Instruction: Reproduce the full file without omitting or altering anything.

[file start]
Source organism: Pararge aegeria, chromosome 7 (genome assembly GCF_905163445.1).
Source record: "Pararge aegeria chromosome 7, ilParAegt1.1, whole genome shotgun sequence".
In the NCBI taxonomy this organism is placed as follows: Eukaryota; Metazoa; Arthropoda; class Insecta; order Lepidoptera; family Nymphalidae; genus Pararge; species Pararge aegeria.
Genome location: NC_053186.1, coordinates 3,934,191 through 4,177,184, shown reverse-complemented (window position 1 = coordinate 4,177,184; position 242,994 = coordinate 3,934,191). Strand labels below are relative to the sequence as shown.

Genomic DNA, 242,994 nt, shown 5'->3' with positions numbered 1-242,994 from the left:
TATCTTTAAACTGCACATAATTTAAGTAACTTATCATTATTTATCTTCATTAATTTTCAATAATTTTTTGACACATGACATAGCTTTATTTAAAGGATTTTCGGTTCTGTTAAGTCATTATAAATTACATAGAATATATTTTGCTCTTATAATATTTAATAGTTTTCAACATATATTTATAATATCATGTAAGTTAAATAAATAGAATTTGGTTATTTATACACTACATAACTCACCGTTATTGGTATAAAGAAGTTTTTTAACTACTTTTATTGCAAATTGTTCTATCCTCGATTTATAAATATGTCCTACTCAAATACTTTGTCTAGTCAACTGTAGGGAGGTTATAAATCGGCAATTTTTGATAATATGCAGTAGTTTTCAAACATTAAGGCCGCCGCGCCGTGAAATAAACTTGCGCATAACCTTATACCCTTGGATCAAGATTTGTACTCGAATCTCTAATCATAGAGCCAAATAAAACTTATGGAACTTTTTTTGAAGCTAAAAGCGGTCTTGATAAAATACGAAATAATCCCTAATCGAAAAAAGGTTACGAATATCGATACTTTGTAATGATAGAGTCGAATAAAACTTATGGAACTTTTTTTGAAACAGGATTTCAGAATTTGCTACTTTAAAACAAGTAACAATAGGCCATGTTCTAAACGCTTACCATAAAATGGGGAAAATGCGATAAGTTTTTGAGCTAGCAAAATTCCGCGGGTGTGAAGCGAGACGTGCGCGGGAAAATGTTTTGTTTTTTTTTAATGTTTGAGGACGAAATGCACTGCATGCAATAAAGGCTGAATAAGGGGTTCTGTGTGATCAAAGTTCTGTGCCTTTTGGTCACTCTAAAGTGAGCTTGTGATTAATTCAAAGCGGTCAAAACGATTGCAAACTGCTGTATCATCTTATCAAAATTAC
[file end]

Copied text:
Source organism: Pararge aegeria, chromosome 7 (genome assembly GCF_905163445.1).
Source record: "Pararge aegeria chromosome 7, ilParAegt1.1, whole genome shotgun sequence".
In the NCBI taxonomy this organism is placed as follows: Eukaryota; Metazoa; Arthropoda; class Insecta; order Lepidoptera; family Nymphalidae; genus Pararge; species Pararge aegeria.
Genome location: NC_053186.1, coordinates 3,934,191 through 4,177,184, shown reverse-complemented (window position 1 = coordinate 4,177,184; position 242,994 = coordinate 3,934,191). Strand labels below are relative to the sequence as shown.

Genomic DNA, 242,994 nt, shown 5'->3' with positions numbered 1-242,994 from the left:
TATCTTTAAACTGCACATAATTTAAGTAACTTATCATTATTTATCTTCATTAATTTTCAATAATTTTTTGACACATGACATAGCTTTATTTAAAGGATTTTCGGTTCTGTTAAGTCATTATAAATTACATAGAATATATTTTGCTCTTATAATATTTAATAGTTTTCAACATATATTTATAATATCATGTAAGTTAAATAAATAGAATTTGGTTATTTATACACTACATAACTCACCGTTATTGGTATAAAGAAGTTTTTTAACTACTTTTATTGCAAATTGTTCTATCCTCGATTTATAAATATGTCCTACTCAAATACTTTGTCTAGTCAACTGTAGGGAGGTTATAAATCGGCAATTTTTGATAATATGCAGTAGTTTTCAAACATTAAGGCCGCCGCGCCGTGAAATAAACTTGCGCATAACCTTATACCCTTGGATCAAGATTTGTACTCGAATCTCTAATCATAGAGCCAAATAAAACTTATGGAACTTTTTTTGAAGCTAAAAGCGGTCTTGATAAAATACGAAATAATCCCTAATCGAAAAAAGGTTACGAATATCGATACTTTGTAATGATAGAGTCGAATAAAACTTATGGAACTTTTTTTGAAACAGGATTTCAGAATTTGCTACTTTAAAACAAGTAACAATAGGCCATGTTCTAAACGCTTACCATAAAATGGGGAAAATGCGATAAGTTTTTGAGCTAGCAAAATTCCGCGGGTGTGAAGCGAGACGTGCGCGGGAAAATGTTTTGTTTTTTTTTAATGTTTGAGGACGAAATGCACTGCATGCAATAAAGGCTGAATAAGGGGTTCTGTGTGATCAAAGTTCTGTGCCTTTTGGTCACTCTAAAGTGAGCTTGTGATTAATTCAAAGCGGTCAAAACGATTGCAAACTGCTGTATCATCTTATCAAAATTAC